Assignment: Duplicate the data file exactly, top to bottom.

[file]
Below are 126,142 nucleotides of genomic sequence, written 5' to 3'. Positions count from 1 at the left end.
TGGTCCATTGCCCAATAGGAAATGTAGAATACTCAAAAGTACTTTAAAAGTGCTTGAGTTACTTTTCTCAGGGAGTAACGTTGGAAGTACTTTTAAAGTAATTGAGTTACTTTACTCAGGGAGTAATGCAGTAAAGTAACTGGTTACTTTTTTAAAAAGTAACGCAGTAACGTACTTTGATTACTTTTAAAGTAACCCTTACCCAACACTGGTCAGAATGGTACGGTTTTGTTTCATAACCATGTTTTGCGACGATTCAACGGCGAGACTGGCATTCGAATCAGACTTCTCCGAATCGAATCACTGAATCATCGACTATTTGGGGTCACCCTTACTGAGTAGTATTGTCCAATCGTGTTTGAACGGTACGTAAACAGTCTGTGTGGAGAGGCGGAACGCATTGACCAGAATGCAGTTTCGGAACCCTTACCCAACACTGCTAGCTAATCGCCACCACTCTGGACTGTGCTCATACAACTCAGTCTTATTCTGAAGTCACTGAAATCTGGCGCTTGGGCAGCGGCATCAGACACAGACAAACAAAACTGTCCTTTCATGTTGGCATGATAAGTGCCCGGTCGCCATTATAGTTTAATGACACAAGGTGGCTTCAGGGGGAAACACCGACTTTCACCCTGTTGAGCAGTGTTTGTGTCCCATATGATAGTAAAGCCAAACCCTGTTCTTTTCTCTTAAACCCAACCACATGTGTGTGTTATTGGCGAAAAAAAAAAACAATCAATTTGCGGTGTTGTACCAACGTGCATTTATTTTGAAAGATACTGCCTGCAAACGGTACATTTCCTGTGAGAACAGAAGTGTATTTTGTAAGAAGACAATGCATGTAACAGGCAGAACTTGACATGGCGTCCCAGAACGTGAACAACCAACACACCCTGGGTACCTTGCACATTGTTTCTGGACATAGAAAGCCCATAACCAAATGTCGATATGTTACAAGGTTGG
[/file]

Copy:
Below are 126,142 nucleotides of genomic sequence, written 5' to 3'. Positions count from 1 at the left end.
TGGTCCATTGCCCAATAGGAAATGTAGAATACTCAAAAGTACTTTAAAAGTGCTTGAGTTACTTTTCTCAGGGAGTAACGTTGGAAGTACTTTTAAAGTAATTGAGTTACTTTACTCAGGGAGTAATGCAGTAAAGTAACTGGTTACTTTTTTAAAAAGTAACGCAGTAACGTACTTTGATTACTTTTAAAGTAACCCTTACCCAACACTGGTCAGAATGGTACGGTTTTGTTTCATAACCATGTTTTGCGACGATTCAACGGCGAGACTGGCATTCGAATCAGACTTCTCCGAATCGAATCACTGAATCATCGACTATTTGGGGTCACCCTTACTGAGTAGTATTGTCCAATCGTGTTTGAACGGTACGTAAACAGTCTGTGTGGAGAGGCGGAACGCATTGACCAGAATGCAGTTTCGGAACCCTTACCCAACACTGCTAGCTAATCGCCACCACTCTGGACTGTGCTCATACAACTCAGTCTTATTCTGAAGTCACTGAAATCTGGCGCTTGGGCAGCGGCATCAGACACAGACAAACAAAACTGTCCTTTCATGTTGGCATGATAAGTGCCCGGTCGCCATTATAGTTTAATGACACAAGGTGGCTTCAGGGGGAAACACCGACTTTCACCCTGTTGAGCAGTGTTTGTGTCCCATATGATAGTAAAGCCAAACCCTGTTCTTTTCTCTTAAACCCAACCACATGTGTGTGTTATTGGCGAAAAAAAAAAACAATCAATTTGCGGTGTTGTACCAACGTGCATTTATTTTGAAAGATACTGCCTGCAAACGGTACATTTCCTGTGAGAACAGAAGTGTATTTTGTAAGAAGACAATGCATGTAACAGGCAGAACTTGACATGGCGTCCCAGAACGTGAACAACCAACACACCCTGGGTACCTTGCACATTGTTTCTGGACATAGAAAGCCCATAACCAAATGTCGATATGTTACAAGGTTGG